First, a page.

A Richmond man was fatally wounded early yesterday in a gun battle with FBI agents attempting to arrest him at his home in connection with operation Highroller, the latest fake fencing operation here.

The man was identified as Pete Holland. He died at Chippenham Hospital in Richmond after a 1 a.m. exchange of gunfire in which a Henrico County, Va., detective suffered two gunshot wounds.

The FBI said agents were attempting to arrest Holland on a charge of selling stolen postage stamps valued at $3,545 to an undercover policeman here.

Including the attempt to take Holland into custody, law enforcement officers have served at least 12 of the 16 warrants issued in connection with Highroller, a higher-stakes version of last year's Sting and G.Y.A. (Got Ya Again) operations.

The incident also appeared to be the first time shots were fired during an attempt to make an arrest in any of the three fake fencing operations.

Meanwhile, law enforcement officials said they have no present intention of revealing the identity of the undercover officers involved in Highroller.

"Unlike Sting, where we were dealing with petty thieves, the identity of our agents and undercover men must be protected," said FBI chief Washington agent Nick F. Stames.

Asked if the men who pulled off the area's third major law enforcement run fencing operation in a year were in danger, Assistant U.S. Attorney E. Lawrence Barcella said, "There's always that possibility and it's a possibility there's no reason to overlook.

"We're dealing with people who have more access to the type of people who might want to prevent" a trial from taking place, said Barcella, deputy chief of the prosecutor's major crimes division.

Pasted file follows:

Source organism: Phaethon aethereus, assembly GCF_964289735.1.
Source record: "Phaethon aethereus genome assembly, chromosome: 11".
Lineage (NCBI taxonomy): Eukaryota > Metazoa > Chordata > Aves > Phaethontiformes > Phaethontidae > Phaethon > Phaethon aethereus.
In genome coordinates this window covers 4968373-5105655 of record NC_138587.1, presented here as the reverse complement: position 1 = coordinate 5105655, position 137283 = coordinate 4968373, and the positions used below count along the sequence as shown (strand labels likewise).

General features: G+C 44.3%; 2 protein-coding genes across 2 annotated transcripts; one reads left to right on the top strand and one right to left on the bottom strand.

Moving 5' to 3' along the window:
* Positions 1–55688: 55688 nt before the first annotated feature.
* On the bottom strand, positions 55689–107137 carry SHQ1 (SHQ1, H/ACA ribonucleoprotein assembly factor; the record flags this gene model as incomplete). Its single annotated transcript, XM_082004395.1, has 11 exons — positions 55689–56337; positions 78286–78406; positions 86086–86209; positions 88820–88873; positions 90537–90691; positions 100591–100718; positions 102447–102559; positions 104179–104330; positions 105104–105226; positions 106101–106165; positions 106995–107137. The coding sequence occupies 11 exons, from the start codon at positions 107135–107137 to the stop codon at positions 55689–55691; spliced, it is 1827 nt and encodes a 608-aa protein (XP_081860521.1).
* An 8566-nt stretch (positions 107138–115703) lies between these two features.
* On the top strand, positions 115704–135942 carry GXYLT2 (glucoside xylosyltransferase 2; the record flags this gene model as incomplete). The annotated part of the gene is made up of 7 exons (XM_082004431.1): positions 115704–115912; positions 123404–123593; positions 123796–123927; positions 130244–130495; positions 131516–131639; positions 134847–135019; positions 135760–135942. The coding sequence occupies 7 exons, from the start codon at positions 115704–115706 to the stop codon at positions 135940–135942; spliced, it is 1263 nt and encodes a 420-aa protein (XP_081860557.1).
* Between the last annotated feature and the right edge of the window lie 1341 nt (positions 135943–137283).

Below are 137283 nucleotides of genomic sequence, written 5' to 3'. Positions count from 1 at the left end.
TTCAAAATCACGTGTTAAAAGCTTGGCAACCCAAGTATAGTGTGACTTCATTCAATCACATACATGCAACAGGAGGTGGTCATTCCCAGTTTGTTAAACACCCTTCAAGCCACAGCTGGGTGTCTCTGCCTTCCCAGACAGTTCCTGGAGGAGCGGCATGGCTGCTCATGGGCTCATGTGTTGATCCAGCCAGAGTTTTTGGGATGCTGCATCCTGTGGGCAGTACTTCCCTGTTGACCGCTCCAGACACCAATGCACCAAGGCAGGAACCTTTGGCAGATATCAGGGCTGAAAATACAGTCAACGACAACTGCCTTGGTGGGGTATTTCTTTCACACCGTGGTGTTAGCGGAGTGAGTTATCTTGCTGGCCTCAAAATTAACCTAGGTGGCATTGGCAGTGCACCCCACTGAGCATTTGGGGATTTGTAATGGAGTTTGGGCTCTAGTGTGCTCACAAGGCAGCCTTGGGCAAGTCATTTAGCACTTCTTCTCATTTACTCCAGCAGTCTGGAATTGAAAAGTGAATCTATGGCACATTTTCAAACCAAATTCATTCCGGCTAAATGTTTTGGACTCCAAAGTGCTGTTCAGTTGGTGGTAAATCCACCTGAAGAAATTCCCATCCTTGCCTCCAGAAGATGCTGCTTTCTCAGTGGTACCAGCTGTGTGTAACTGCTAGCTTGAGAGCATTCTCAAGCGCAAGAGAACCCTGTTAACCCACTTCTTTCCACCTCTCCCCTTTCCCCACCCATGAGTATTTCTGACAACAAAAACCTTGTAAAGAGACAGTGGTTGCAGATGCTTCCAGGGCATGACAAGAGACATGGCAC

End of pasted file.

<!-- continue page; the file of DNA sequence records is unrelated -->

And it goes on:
Barcella said the identity of the FBI agents and Metropolitan Police Department officers who operated out of a suite in the Shoreham Americana Hotel might have to be revealed "if there are any trials, but that's a few months away."

Thus far arrests have been made in Washington, Richmond, Rochester, N.Y., and Fayetteville, N.C., in the operation in which law enforcement officials paid $169,000 for alleged stolen property, including antiques of great value taken from the Capitol and a truckload of liquor. The property is valued at $2 million, Barcella said.

In making a distinction between the highly publicized Sting operation the most recent one the FBI's Stames said that "With the Sting you're talking about street thieves - there's no class."

"Here," he added, "you"re dealing in bigger and better things."

In the Sting, police officers posing as Mafia fences did business with local thieves who would bring in such merchandise as citizens band radios and typewriters, "and we could say 'here's $20, get lost,'" Stames said.

"With Highroller, we'd negotiate for a couple of weeks for a deal," he said. "You can bring somebody down (in price) just so much and then he'll go to somebody else. Some of these were $20,000 or $30,000 deals."

In the Richmond incident, the FBI said that agents and Henrico County police had staked out Holland's apartment house and were waiting for him when he returned about 1 a.m.

When Holland arrived, "he opened fire on the arresting officers," an FBI statement said. "The arresting officers returned fire and Holland was shot."

Lt. E. T. Montgomery of the Henrico County police said it was his understanding that when FBI agents identified themselves. Holland turned to leave the building, then turned back toward the agents, firing.

Det. Robert McRae of the County police was shot in the leg and shoulder, and apparently was unable to use his weapon, Montgomery said. "McRae was reported hospitalized and in satisfactory condition last night.

The FBI said that the stamps in connection with which Holland had been charged were reported stolen in the burglary of a post office in Newark, Ohio, on Nov. 26, 1976.